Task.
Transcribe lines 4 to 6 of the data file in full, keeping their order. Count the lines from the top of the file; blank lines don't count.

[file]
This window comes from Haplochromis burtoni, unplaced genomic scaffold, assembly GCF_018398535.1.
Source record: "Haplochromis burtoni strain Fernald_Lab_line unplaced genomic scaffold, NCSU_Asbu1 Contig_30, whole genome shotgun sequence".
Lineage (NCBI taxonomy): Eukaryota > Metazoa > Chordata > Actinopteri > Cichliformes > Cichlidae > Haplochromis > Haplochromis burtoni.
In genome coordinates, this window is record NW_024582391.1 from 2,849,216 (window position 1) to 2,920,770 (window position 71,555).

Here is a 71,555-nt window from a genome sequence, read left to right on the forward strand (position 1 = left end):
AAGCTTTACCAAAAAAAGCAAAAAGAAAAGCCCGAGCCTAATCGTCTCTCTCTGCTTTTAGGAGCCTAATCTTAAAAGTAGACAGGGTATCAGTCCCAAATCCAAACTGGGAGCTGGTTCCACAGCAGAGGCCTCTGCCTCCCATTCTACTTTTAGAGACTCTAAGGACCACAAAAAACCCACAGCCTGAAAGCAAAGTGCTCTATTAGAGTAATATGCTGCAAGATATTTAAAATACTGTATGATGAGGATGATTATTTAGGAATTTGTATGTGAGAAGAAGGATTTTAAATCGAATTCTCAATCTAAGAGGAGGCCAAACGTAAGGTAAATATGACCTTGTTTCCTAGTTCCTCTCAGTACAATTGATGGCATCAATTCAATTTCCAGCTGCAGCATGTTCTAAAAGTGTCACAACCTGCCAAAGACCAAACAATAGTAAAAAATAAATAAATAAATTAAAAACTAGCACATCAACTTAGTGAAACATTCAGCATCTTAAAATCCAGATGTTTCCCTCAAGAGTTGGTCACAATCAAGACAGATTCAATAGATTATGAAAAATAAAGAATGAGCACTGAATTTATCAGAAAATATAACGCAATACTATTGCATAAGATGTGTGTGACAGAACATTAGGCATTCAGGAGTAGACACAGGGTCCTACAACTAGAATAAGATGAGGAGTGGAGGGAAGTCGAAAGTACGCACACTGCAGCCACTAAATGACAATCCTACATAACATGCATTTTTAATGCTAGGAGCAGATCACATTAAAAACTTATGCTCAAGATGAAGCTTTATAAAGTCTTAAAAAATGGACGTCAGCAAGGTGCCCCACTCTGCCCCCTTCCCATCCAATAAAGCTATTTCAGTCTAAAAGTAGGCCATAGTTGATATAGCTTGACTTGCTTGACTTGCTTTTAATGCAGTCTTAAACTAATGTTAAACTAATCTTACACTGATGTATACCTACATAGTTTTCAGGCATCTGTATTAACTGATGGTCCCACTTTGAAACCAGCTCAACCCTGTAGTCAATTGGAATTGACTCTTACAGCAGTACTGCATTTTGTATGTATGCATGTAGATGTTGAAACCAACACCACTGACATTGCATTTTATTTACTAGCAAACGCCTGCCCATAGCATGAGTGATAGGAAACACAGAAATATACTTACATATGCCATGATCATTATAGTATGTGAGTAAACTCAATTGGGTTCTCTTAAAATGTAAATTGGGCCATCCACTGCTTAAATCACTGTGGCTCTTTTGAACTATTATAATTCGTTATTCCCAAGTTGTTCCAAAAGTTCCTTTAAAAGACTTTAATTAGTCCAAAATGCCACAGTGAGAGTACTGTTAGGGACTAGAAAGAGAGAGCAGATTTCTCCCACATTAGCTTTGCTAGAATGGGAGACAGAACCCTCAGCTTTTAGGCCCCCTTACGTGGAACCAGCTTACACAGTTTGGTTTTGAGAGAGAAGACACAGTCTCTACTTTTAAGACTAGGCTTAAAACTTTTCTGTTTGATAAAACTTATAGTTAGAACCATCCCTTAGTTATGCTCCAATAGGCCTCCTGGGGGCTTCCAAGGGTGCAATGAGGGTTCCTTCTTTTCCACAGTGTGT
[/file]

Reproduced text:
In genome coordinates, this window is record NW_024582391.1 from 2,849,216 (window position 1) to 2,920,770 (window position 71,555).

Here is a 71,555-nt window from a genome sequence, read left to right on the forward strand (position 1 = left end):
AAGCTTTACCAAAAAAAGCAAAAAGAAAAGCCCGAGCCTAATCGTCTCTCTCTGCTTTTAGGAGCCTAATCTTAAAAGTAGACAGGGTATCAGTCCCAAATCCAAACTGGGAGCTGGTTCCACAGCAGAGGCCTCTGCCTCCCATTCTACTTTTAGAGACTCTAAGGACCACAAAAAACCCACAGCCTGAAAGCAAAGTGCTCTATTAGAGTAATATGCTGCAAGATATTTAAAATACTGTATGATGAGGATGATTATTTAGGAATTTGTATGTGAGAAGAAGGATTTTAAATCGAATTCTCAATCTAAGAGGAGGCCAAACGTAAGGTAAATATGACCTTGTTTCCTAGTTCCTCTCAGTACAATTGATGGCATCAATTCAATTTCCAGCTGCAGCATGTTCTAAAAGTGTCACAACCTGCCAAAGACCAAACAATAGTAAAAAATAAATAAATAAATTAAAAACTAGCACATCAACTTAGTGAAACATTCAGCATCTTAAAATCCAGATGTTTCCCTCAAGAGTTGGTCACAATCAAGACAGATTCAATAGATTATGAAAAATAAAGAATGAGCACTGAATTTATCAGAAAATATAACGCAATACTATTGCATAAGATGTGTGTGACAGAACATTAGGCATTCAGGAGTAGACACAGGGTCCTACAACTAGAATAAGATGAGGAGTGGAGGGAAGTCGAAAGTACGCACACTGCAGCCACTAAATGACAATCCTACATAACATGCATTTTTAATGCTAGGAGCAGATCACATTAAAAACTTATGCTCAAGATGAAGCTTTATAAAGTCTTAAAAAATGGACGTCAGCAAGGTGCCCCACTCTGCCCCCTTCCCATCCAATAAAGCTATTTCAGTCTAAAAGTAGGCCATAGTTGATATAGCTTGACTTGCTTGACTTGCTTTTAATGCAGTCTTAAACTAATGTTAAACTAATCTTACACTGATGTATACCTACATAGTTTTCAGGCATCTGTATTAACTGATGGTCCCACTTTGAAACCAGCTCAACCCTGTAGTCAATTGGAATTGACTCTTACAGCAGTACTGCATTTTGTATGTATGCATGTAGATGTTGAAACCAACACCACTGACATTGCATTTTATTTACTAGCAAACGCCTGCCCATAGCATGAGTGATAGGAAACACAGAAATATACTTACATATGCCATGATCATTATAGTATGTGAGTAAACTCAATTGGGTTCTCTTAAAATGTAAATTGGGCCATCCACTGCTTAAATCACTGTGGCTCTTTTGAACTATTATAATTCGTTATTCCCAAGTTGTTCCAAAAGTTCCTTTAAAAGACTTTAATTAGTCCAAAATGCCACAGTGAGAGTACTGTTAGGGACTAGAAAGAGAGAGCAGATTTCTCCCACATTAGCTTTGCTAGAATGGGAGACAGAACCCTCAGCTTTTAGGCCCCCTTACGTGGAACCAGCTTACACAGTTTGGTTTTGAGAGAGAAGACACAGTCTCTACTTTTAAGACTAGGCTTAAAACTTTTCTGTTTGATAAAACTTATAGTTAGAACCATCCCTTAGTTATGCTCCAATAGGCCTCCTGGGGGCTTCCAAGGGTGCAATGAGGGTTCCTTCTTTTCCACAGTGTGT